Discover how the lab works, the techniques used, and the partners and collaborators helping us to advance research in brain imaging and child health.
Our primary objective is to study how communication, comprehension and expression skills develop from the first days of life and how brain development underpins these high-level functions. Several projects in the lab also aim to give us a better understanding of how various pathologies may affect the brain and cognitive development, as well as their underlying predictive markers. We use various methods to answer our research questions, including neuropsychological assessment and techniques for recording brain activity, such as near-infrared spectroscopy (NIRS) and electroencephalography (EEG).
Neuropsychological assessment :
Neuropsychological assessment involves administering standardized tests to study intellectual functioning and cognitive abilities, such as language, memory and attention. These tests are presented in the form of games and are conducted by an evaluator with a training in neuropsychology. During the assessment, the evaluator may ask for example the child to name or remember the location of different images presented or to repeat named numbers or words. The term “developmental assessment” is used instead of “neuropsychological assessment” when the assessment is performed with young children.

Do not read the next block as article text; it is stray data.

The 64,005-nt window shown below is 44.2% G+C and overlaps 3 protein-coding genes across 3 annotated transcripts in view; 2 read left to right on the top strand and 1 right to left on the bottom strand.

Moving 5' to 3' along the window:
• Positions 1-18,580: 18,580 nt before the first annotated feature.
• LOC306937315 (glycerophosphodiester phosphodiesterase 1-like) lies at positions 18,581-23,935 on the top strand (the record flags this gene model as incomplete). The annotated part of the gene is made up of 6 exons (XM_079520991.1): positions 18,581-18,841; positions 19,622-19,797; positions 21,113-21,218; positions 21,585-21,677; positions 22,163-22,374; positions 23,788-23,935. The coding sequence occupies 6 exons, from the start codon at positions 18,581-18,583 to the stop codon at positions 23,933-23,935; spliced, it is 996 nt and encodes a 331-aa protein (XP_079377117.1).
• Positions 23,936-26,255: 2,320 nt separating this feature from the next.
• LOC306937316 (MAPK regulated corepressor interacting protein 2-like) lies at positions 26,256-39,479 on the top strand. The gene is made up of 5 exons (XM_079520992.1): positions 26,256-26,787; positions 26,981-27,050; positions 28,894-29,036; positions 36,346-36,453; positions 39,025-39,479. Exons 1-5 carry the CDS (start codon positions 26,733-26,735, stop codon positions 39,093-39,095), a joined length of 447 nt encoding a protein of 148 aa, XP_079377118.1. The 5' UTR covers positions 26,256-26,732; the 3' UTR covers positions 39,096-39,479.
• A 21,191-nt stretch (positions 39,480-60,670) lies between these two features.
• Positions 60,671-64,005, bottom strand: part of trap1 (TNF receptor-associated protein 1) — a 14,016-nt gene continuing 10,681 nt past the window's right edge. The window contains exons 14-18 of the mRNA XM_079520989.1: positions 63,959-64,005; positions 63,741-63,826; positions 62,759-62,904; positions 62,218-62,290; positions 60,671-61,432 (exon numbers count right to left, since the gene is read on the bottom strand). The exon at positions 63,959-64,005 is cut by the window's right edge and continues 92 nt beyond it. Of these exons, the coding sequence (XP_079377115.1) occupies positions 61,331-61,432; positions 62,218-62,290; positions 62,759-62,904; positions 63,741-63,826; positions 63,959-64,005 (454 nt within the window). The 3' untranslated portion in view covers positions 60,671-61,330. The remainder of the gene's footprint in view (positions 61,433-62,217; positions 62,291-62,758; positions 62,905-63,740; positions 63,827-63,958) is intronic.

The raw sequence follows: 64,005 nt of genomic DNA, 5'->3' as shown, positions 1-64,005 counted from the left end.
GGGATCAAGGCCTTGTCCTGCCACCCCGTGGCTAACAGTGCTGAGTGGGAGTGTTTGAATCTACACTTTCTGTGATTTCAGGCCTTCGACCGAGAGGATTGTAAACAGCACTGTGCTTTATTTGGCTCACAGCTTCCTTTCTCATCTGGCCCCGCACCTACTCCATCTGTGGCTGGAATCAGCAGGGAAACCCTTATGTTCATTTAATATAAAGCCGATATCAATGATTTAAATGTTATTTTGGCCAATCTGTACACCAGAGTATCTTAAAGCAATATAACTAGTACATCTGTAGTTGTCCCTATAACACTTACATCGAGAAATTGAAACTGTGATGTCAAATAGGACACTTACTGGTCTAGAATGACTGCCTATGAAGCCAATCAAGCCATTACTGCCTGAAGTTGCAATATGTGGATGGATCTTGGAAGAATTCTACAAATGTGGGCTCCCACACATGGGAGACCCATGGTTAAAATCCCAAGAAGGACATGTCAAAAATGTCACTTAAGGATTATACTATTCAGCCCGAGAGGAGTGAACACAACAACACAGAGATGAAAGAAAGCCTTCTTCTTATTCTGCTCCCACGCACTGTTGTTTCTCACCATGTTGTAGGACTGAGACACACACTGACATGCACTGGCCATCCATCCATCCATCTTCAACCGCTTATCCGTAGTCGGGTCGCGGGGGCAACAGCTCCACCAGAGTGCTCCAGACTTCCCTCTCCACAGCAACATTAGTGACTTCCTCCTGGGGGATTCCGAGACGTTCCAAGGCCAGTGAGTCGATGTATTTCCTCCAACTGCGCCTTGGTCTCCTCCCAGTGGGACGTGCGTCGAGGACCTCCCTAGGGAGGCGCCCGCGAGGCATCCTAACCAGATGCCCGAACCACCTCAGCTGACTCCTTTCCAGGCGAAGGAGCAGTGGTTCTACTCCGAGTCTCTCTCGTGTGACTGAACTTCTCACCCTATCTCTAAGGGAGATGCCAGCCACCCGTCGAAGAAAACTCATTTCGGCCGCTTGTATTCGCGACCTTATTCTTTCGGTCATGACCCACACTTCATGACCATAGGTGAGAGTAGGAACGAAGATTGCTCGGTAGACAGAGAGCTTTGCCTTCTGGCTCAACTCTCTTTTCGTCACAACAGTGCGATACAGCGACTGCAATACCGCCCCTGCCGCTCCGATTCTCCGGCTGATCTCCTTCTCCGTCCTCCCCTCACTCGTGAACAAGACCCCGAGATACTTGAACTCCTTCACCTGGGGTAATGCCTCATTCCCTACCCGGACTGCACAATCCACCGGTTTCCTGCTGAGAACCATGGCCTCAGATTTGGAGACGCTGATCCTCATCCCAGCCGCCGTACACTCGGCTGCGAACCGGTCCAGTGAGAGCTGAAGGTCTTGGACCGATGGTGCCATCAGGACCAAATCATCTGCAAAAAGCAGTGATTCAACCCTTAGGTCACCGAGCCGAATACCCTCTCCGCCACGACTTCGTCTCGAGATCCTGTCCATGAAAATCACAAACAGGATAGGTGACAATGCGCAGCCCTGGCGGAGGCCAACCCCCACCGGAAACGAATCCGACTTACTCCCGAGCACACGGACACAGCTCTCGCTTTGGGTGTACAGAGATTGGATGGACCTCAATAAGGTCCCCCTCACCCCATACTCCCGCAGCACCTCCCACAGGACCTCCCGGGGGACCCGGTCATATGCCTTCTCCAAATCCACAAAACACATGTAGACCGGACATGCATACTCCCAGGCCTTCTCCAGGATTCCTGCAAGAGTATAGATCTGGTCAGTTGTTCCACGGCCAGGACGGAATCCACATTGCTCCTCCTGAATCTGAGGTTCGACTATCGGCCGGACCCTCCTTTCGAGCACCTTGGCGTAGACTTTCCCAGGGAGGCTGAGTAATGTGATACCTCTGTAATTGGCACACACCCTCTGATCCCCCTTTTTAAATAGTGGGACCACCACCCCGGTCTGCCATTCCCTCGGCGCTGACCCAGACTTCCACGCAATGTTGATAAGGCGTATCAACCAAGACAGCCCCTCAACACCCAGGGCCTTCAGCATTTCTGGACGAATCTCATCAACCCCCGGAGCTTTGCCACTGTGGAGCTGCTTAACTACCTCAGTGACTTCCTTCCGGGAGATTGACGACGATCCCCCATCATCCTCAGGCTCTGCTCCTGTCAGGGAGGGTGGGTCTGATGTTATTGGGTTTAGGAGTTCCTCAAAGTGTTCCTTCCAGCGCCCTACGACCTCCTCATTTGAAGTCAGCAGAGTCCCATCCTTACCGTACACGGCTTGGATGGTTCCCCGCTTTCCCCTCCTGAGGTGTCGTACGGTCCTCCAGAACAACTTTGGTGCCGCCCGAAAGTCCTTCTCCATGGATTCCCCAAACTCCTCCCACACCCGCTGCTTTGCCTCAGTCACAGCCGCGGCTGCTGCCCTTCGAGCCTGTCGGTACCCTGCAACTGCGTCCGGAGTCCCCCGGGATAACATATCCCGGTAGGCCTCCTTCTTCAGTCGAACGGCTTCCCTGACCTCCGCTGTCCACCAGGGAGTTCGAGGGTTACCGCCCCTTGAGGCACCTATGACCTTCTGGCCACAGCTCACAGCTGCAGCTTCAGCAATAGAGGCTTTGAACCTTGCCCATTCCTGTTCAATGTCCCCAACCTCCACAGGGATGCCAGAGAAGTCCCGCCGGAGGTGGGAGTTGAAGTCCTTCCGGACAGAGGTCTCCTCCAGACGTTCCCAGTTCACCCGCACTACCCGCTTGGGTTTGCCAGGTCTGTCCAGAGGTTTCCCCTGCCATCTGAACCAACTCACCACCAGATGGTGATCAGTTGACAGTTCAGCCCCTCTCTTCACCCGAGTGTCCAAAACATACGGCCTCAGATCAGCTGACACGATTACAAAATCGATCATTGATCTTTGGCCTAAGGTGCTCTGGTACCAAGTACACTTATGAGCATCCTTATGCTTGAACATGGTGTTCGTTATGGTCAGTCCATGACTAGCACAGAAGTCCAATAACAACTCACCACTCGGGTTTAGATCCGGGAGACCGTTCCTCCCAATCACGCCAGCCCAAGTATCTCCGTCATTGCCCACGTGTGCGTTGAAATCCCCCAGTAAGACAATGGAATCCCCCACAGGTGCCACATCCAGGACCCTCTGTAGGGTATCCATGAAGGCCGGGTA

1) NIRS acquisition with ISS Imagent oxymeter of a 4-months old infant. 2) NIRS acquisition with NIRx NIRScout in a 4-months infant.
Near-infrared spectroscopy (NIRS):
NIRS is a non-invasive, safe and painless brain imaging technique. It is used to measure changes in brain activity using light. The child’s scalp is illuminated by a red light that is harmless and dimmer than a flashlight. The reflected light is then captured by highly sensitive detectors placed on the scalp, allowing to measure changes in the brain’s oxygenation via hemoglobin concentration.
EEG is a non-invasive, safe and painless brain imaging technique. It is based on the electrical activity generated by the neurons (brain cells) when these are activated. An elastic helmet with electrodes is placed on the child’s head. During recording, the electrodes measure the natural electricity generated by the brain, allowing us to study its functioning.
Multimodal neuroimaging (NIRS-EEG):
Some projects include a combined NIRS-EEG acquisition, which allows us to interpret two distinct signals related to cerebral activation: the brain’s electrical activity acquired with EEG and the brain’s oxygenation acquired with NIRS. Data is acquired with the NIRScout and actiChamp EEG systems. Fibers from both imaging techniques can be installed on the same cap.